PropSettin'

Low n Slow
My first piece of advice is now the first thing I do, and I havent seen it mentioned yet...

Make a PA asking for any qualified medical personnel on board to identify themselves.

Having someone who is qualified onboard to look at the person and make an accurate assessment and pass that information on to the crew is invaluable. In two medical events, both times I have had a nurse or doctor on board already. If you really dont have anyone, then move on.
 

gotWXdagain

Highly Visible Member
For the love of all that is holy don’t just assume that because the runway is long enough, that the town has the appropriate medical facilities capabilities to deal with your passenger once they become a patient.

Airplanes make for pretty fast ambulances if need be, especially in the 121 world. If they don’t survive the extra 15 minutes it’ll take to get to a decently sized city, they probably weren’t going to make it anyway.
 

Gundam

Well-Known Member
For the love of all that is holy don’t just assume that because the runway is long enough, that the town has the appropriate medical facilities capabilities to deal with your passenger once they become a patient.
O.k...wasn't going off runway length, but I think we're on the same page?

The issue is an airplane isn't an ambulance and if you only have the flight attendants that aren't trained EMTs and don't have that tool kit, that person might be losing a chance at recovery since every minute can count.

I think having medically trained able bodied pax would make me go for the larger metro adjacent airport, especially if they thought it was worth the time.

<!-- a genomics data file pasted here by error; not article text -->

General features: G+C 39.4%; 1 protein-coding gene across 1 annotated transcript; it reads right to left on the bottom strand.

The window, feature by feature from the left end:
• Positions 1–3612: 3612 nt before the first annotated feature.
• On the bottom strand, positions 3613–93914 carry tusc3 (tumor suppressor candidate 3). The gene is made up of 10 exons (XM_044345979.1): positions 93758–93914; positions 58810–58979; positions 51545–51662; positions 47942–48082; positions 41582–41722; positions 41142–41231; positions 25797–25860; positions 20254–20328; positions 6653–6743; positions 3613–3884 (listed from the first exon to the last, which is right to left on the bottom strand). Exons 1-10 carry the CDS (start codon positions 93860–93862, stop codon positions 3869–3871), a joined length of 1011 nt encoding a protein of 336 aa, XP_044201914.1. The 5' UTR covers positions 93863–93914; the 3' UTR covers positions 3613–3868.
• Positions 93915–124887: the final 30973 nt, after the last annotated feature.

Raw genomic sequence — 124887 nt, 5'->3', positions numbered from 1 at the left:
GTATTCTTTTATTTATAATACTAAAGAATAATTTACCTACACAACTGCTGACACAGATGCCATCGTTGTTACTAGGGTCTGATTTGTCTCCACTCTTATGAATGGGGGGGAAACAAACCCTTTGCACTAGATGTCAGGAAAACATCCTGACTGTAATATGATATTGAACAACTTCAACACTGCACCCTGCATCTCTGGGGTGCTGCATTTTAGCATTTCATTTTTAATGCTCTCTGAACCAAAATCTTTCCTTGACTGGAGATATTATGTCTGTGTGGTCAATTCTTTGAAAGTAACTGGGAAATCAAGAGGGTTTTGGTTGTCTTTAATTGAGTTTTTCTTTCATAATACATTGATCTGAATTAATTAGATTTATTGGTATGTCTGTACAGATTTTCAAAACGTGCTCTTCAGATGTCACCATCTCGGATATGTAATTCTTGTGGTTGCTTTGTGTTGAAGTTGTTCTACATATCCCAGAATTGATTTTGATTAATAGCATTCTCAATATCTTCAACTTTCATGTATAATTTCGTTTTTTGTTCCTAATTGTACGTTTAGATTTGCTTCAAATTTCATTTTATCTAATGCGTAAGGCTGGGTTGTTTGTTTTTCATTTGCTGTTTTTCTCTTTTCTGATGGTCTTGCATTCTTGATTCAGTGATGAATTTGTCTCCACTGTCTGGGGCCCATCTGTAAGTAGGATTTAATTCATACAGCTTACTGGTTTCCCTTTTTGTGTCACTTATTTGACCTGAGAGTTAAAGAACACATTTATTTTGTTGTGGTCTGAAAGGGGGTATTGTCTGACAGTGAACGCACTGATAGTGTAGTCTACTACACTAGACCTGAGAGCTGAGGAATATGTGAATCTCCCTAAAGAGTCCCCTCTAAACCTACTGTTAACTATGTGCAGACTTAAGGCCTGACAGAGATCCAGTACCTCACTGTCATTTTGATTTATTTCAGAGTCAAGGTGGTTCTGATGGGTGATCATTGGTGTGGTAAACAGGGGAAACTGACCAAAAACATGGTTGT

Right now I am leaning toward nearest suitable to accommdate a patient, since at least they will have the EMTs ready and a hospital somewhere, possibly an air ambulance. Going for larger metro area if we have medically trained pax that think the patient could make it the 20min or so it may take. This a bigger issue flying further west passing Colorado, Utah, Idaho, etc.
If you're at a commuter the resources are lacking at least in my expeirence.

Any larger airport will have a hospital. Don't overthink it.

At larger carriers like mine we have diversion airports that include that sort of info. We actually use a phone on board to talk to a medical team on the ground, who knows our position and will recommend diversion airports based on facilities and time. They will also call ahead to those facilities to ensure transport is set up and ready to go.
Having a phone to just pick up and get all that information would be awesome but it isn't an option sadly. Communication is a big unknown since I've never used dispatch like that and exactly what they are likely to know and what ATC might know is not certain. Add to that getting information to land normally and that is a lot to juggle. Half the battle is just knowing options in terms of airports.
 
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jtrain609

Uniting the black vote.
The issue is an airplane isn't an ambulance and if you only have the flight attendants that aren't trained EMTs and don't have that tool kit, that person might be losing a chance at recovery since every minute can count.
So, I'm gonna stop you right here for a second.

First, while you want to make sure that the sick passenger is provided any medical services they need in the most expedient manner possible, the reality is that you've got 50-500 other people strapped into that tin can you're flying. Making sure everyone gets on the ground SAFELY is your FIRST priority, not having every minute count.

Second, in any emergency, the best way you can solve the problem is to WORK. SLOWLY. By slowing down and doing the job right the first time, you'll give yourself the best chance at a successful outcome.